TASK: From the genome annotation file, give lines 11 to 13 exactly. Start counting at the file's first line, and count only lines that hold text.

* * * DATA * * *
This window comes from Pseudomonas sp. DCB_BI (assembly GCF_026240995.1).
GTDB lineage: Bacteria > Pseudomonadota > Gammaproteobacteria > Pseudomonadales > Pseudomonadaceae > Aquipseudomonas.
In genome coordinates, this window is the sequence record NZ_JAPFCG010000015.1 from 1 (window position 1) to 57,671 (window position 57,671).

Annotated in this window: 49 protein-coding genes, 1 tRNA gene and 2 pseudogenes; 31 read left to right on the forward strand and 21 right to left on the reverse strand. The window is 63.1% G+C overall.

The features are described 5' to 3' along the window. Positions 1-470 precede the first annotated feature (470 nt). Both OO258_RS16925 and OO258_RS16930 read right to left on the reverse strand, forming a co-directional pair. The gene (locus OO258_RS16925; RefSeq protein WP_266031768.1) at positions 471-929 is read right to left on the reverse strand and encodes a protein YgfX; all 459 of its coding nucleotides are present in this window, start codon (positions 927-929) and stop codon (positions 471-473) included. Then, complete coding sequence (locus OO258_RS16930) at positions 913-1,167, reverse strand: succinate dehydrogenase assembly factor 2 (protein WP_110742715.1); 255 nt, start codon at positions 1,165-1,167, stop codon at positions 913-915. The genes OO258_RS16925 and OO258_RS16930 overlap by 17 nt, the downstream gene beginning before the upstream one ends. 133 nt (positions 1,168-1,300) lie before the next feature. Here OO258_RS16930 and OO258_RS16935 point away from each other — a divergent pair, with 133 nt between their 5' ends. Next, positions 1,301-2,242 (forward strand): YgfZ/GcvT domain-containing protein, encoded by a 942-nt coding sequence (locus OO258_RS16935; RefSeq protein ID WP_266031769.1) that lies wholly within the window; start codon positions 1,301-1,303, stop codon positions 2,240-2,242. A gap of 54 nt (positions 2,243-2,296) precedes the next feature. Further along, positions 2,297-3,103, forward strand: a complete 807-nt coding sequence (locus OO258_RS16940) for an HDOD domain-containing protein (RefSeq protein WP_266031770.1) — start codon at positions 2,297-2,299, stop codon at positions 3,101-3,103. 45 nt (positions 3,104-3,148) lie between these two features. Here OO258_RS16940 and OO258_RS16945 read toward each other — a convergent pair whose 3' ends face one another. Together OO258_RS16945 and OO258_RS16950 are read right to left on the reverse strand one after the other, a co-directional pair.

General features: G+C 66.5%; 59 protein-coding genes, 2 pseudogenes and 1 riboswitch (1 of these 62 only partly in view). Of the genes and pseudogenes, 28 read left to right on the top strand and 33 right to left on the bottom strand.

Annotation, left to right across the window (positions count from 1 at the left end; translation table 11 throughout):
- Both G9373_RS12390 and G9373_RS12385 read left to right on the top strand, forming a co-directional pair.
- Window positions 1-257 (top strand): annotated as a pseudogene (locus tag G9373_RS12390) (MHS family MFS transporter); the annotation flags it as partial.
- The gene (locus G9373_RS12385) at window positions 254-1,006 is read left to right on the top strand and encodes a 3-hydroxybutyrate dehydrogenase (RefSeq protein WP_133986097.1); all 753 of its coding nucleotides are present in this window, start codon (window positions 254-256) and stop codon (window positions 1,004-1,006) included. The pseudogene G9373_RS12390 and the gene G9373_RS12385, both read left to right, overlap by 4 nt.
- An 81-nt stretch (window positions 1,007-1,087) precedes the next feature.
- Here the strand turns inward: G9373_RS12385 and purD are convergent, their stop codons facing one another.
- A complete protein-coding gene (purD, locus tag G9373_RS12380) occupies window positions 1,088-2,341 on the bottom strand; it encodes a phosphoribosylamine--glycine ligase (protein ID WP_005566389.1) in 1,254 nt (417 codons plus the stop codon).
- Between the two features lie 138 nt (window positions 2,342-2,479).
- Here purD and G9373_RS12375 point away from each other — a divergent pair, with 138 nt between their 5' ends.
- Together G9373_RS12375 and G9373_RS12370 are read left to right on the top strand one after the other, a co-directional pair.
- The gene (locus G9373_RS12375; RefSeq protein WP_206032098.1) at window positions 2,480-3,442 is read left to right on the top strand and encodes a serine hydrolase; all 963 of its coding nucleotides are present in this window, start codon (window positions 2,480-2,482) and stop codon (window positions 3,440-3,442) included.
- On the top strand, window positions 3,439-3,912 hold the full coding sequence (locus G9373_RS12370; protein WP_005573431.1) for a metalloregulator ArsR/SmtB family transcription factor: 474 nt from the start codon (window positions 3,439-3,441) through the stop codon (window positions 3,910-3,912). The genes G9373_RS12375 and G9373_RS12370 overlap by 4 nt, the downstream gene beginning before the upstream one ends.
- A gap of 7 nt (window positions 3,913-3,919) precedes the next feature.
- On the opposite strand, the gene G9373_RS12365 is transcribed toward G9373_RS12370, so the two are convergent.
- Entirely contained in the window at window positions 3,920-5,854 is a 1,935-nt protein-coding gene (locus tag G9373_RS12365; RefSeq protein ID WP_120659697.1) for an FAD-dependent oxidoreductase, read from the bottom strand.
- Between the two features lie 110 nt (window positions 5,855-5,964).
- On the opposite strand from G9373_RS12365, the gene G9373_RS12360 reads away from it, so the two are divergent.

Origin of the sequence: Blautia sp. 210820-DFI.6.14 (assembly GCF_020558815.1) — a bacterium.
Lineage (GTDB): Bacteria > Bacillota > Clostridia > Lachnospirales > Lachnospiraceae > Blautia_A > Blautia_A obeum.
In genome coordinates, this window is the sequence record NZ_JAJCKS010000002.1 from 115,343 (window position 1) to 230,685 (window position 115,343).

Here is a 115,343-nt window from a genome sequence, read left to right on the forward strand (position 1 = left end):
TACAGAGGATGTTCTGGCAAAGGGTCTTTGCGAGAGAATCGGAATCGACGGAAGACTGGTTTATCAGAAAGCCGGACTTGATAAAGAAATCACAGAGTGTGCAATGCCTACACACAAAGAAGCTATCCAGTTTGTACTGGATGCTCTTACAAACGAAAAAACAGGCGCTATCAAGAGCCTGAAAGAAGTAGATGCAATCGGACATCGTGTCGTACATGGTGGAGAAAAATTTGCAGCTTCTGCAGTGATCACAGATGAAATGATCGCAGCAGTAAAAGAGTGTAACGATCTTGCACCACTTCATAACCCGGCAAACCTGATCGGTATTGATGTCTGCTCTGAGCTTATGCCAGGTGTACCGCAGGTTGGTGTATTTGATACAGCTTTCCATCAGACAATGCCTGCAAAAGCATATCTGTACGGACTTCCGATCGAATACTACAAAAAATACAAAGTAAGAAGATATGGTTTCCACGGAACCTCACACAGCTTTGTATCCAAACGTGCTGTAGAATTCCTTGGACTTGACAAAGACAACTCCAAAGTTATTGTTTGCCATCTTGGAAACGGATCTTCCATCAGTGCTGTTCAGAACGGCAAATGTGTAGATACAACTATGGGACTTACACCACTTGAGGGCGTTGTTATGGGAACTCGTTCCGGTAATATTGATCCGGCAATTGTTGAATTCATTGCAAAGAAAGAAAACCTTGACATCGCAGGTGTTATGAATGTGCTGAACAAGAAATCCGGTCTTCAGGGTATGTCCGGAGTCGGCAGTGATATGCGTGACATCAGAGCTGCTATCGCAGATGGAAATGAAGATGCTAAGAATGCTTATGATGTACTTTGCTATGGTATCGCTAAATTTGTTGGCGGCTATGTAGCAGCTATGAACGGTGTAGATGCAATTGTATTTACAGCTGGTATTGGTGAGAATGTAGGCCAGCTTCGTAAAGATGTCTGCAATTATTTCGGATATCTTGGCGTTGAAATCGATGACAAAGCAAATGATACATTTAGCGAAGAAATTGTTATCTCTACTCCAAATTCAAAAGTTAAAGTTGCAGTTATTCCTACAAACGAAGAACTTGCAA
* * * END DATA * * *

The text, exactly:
- An 81-nt stretch (window positions 1,007-1,087) precedes the next feature.
- Here the strand turns inward: G9373_RS12385 and purD are convergent, their stop codons facing one another.
- A complete protein-coding gene (purD, locus tag G9373_RS12380) occupies window positions 1,088-2,341 on the bottom strand; it encodes a phosphoribosylamine--glycine ligase (protein ID WP_005566389.1) in 1,254 nt (417 codons plus the stop codon).